Clamp On Cartoons
The graffiti war in Calcutta is heating up. As the city's walls get crammed with caustic barbs fired at each other by rival political parties, what is interesting is that unlike earlier days the cartoons of Mamata, which were the staple of the CPI-M campaign, is now almost nowhere to be found. "There is a fear that anyone painting a comical or satiric representation of her may meet the same fate as Ambikesh Mahapatra, (the professor who was beaten up and thrown into jail for circulating a cartoon of Mamata)," said a CPI-M party cadre on condition of anonymity. "Though what she did may not be acceptable in a democracy, the fact is that it had happened and it can happen again. No one wants to take that chance." So while a CPI-M graffiti makes fun of Mamata's national ambitions by drawing a large empty chair with the caption "I want to be PM, it does not carry a caricature of her, as it would most likely do in earlier times. Political observers also feel that much of the sting of the graffiti war has eroded after a ban was putting on it by the election commission during the last set of elections.
One of the more clever and creative TMC campaign slogans came from Sreerampur, where lawyer and TMC MP, Kalyan Banerjee is contesting. It says, "Mamatamoyee Bangla…Kalyanmoyee Sreerampur". The two words, "mamata" and "kalyan" mean compassion and grace respectively. Punning on the two words and the names, the Bengali slogan means…Bengal is full of compassion and Sreerampur is full of grace.
Di-lemma circulating via SMS: "Kakey vote di?...Mo(di)? Na Didi? (Whom to vote for? Modi or Didi?)
Thank you to all those who have taken the trouble to read the article and share their thoughts. Out of the arguments made here, there are two that perhaps need answering. So here they go.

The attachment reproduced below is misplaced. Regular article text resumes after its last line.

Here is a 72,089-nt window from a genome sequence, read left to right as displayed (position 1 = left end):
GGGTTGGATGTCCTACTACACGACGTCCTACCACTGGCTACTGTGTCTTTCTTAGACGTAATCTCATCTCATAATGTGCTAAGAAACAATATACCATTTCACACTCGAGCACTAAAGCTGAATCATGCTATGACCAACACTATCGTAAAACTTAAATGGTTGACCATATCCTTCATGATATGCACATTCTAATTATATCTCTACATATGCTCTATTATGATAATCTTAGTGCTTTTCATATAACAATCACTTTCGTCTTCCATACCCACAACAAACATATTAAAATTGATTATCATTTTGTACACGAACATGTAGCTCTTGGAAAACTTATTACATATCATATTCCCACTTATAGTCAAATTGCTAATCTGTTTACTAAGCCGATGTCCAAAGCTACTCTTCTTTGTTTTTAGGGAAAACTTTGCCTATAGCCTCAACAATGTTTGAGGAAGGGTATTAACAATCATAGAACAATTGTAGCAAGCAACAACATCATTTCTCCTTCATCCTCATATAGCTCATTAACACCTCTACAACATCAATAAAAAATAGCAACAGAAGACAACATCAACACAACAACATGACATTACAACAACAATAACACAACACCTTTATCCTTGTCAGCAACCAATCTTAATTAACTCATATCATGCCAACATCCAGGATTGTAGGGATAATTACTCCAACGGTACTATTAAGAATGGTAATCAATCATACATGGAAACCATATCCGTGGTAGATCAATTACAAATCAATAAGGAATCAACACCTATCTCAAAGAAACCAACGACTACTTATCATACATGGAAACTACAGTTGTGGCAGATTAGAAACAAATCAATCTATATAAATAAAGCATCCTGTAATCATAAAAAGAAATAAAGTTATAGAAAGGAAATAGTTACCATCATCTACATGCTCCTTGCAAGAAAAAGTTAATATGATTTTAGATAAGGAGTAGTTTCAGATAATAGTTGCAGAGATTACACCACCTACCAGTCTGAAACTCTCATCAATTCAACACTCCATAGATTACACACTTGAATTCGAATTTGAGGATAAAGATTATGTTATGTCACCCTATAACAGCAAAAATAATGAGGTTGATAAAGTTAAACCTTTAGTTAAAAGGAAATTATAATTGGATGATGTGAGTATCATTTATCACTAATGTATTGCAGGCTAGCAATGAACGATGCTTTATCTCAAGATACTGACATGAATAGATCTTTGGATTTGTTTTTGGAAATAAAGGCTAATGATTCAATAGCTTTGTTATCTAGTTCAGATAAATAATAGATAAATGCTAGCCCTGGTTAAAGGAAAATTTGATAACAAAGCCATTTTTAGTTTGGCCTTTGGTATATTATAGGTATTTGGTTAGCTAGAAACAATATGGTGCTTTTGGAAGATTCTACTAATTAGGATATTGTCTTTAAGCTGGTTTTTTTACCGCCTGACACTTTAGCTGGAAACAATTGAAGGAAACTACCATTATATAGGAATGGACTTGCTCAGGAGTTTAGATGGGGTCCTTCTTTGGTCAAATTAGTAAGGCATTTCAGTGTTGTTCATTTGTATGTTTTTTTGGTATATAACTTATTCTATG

1. The first part of the article compares outcomes (relative percentages of population of the religions concerned) irrespective of the process that led to those outcomes - whether immigration, relatively faster population growth or conversions. This was for two reasons. One, to put the figure of 2.3 per cent in "numerical perspective", as the article itself explained. The second reason was that outcomes are ultimately what the crux of debate is about. The rest of the article in any case dealt with process - or conversions in this case, from both a contemporary and historical perspective.
2. Some commenters have tried to cast doubts on the reliability of Census 2001. Those who do this should bear in mind that Census 2001 was conducted by a BJP government. Considering the extreme importance that BJP gives to this issue, it would be reasonable to expect that IF it had perceived a problem with the methodology that was distorting the numbers, it would have fixed it. As the article mentioned, BJP or BJP-supported governments have been in power for 10 of the last 40 years, or about a quarter of the time, and the only reasonable conclusion one can arrive at is that any misreporting of numbers, real or perceived, would be marginal and hence, not of importance.
To all other arguments made, my answer is the following: Please read the article again, with particular focus on the quotations of Vivekananda and Monier Williams, and the history of the missionary efforts in Bengal and their outcome.
THe CONGRESS PARTY is a corpse in WEST BENGAL. PERIOD.
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